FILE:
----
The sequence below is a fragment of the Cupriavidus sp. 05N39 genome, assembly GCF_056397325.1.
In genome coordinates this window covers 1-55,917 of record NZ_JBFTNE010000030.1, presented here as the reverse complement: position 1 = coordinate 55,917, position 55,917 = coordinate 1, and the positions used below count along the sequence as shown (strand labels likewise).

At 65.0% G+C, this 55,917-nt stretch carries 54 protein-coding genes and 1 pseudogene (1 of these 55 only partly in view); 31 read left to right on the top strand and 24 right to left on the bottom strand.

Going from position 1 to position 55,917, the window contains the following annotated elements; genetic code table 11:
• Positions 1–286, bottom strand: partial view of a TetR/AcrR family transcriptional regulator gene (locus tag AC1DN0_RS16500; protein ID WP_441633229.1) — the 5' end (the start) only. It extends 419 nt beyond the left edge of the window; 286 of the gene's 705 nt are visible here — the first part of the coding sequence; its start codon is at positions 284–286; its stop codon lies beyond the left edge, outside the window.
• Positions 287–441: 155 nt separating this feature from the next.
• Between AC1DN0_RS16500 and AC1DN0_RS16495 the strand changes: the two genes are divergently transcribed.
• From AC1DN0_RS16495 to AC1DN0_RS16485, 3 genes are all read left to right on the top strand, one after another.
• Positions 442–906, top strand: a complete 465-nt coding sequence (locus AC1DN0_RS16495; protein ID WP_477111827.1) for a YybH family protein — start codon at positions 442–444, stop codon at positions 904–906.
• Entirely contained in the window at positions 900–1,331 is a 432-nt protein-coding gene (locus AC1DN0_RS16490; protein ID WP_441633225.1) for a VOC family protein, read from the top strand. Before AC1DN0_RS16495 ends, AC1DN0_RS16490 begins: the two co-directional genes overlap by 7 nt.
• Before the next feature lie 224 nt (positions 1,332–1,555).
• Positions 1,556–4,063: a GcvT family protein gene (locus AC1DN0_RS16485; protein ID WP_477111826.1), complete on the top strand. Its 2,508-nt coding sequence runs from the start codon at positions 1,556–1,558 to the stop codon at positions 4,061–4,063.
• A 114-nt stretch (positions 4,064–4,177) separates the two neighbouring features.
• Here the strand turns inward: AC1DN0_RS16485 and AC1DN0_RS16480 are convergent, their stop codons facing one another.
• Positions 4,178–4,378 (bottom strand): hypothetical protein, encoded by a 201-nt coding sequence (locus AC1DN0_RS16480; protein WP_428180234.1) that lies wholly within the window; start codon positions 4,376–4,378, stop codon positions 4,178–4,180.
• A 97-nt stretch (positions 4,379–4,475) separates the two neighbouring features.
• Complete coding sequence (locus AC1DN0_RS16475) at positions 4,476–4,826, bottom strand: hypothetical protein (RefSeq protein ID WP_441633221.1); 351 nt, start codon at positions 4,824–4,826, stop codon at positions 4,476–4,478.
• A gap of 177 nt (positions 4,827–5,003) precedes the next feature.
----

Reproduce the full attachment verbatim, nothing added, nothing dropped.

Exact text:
The sequence below is a fragment of the Cupriavidus sp. 05N39 genome, assembly GCF_056397325.1.
In genome coordinates this window covers 1-55,917 of record NZ_JBFTNE010000030.1, presented here as the reverse complement: position 1 = coordinate 55,917, position 55,917 = coordinate 1, and the positions used below count along the sequence as shown (strand labels likewise).

At 65.0% G+C, this 55,917-nt stretch carries 54 protein-coding genes and 1 pseudogene (1 of these 55 only partly in view); 31 read left to right on the top strand and 24 right to left on the bottom strand.

Going from position 1 to position 55,917, the window contains the following annotated elements; genetic code table 11:
• Positions 1–286, bottom strand: partial view of a TetR/AcrR family transcriptional regulator gene (locus tag AC1DN0_RS16500; protein ID WP_441633229.1) — the 5' end (the start) only. It extends 419 nt beyond the left edge of the window; 286 of the gene's 705 nt are visible here — the first part of the coding sequence; its start codon is at positions 284–286; its stop codon lies beyond the left edge, outside the window.
• Positions 287–441: 155 nt separating this feature from the next.
• Between AC1DN0_RS16500 and AC1DN0_RS16495 the strand changes: the two genes are divergently transcribed.
• From AC1DN0_RS16495 to AC1DN0_RS16485, 3 genes are all read left to right on the top strand, one after another.
• Positions 442–906, top strand: a complete 465-nt coding sequence (locus AC1DN0_RS16495; protein ID WP_477111827.1) for a YybH family protein — start codon at positions 442–444, stop codon at positions 904–906.
• Entirely contained in the window at positions 900–1,331 is a 432-nt protein-coding gene (locus AC1DN0_RS16490; protein ID WP_441633225.1) for a VOC family protein, read from the top strand. Before AC1DN0_RS16495 ends, AC1DN0_RS16490 begins: the two co-directional genes overlap by 7 nt.
• Before the next feature lie 224 nt (positions 1,332–1,555).
• Positions 1,556–4,063: a GcvT family protein gene (locus AC1DN0_RS16485; protein ID WP_477111826.1), complete on the top strand. Its 2,508-nt coding sequence runs from the start codon at positions 1,556–1,558 to the stop codon at positions 4,061–4,063.
• A 114-nt stretch (positions 4,064–4,177) separates the two neighbouring features.
• Here the strand turns inward: AC1DN0_RS16485 and AC1DN0_RS16480 are convergent, their stop codons facing one another.
• Positions 4,178–4,378 (bottom strand): hypothetical protein, encoded by a 201-nt coding sequence (locus AC1DN0_RS16480; protein WP_428180234.1) that lies wholly within the window; start codon positions 4,376–4,378, stop codon positions 4,178–4,180.
• A 97-nt stretch (positions 4,379–4,475) separates the two neighbouring features.
• Complete coding sequence (locus AC1DN0_RS16475) at positions 4,476–4,826, bottom strand: hypothetical protein (RefSeq protein ID WP_441633221.1); 351 nt, start codon at positions 4,824–4,826, stop codon at positions 4,476–4,478.
• A gap of 177 nt (positions 4,827–5,003) precedes the next feature.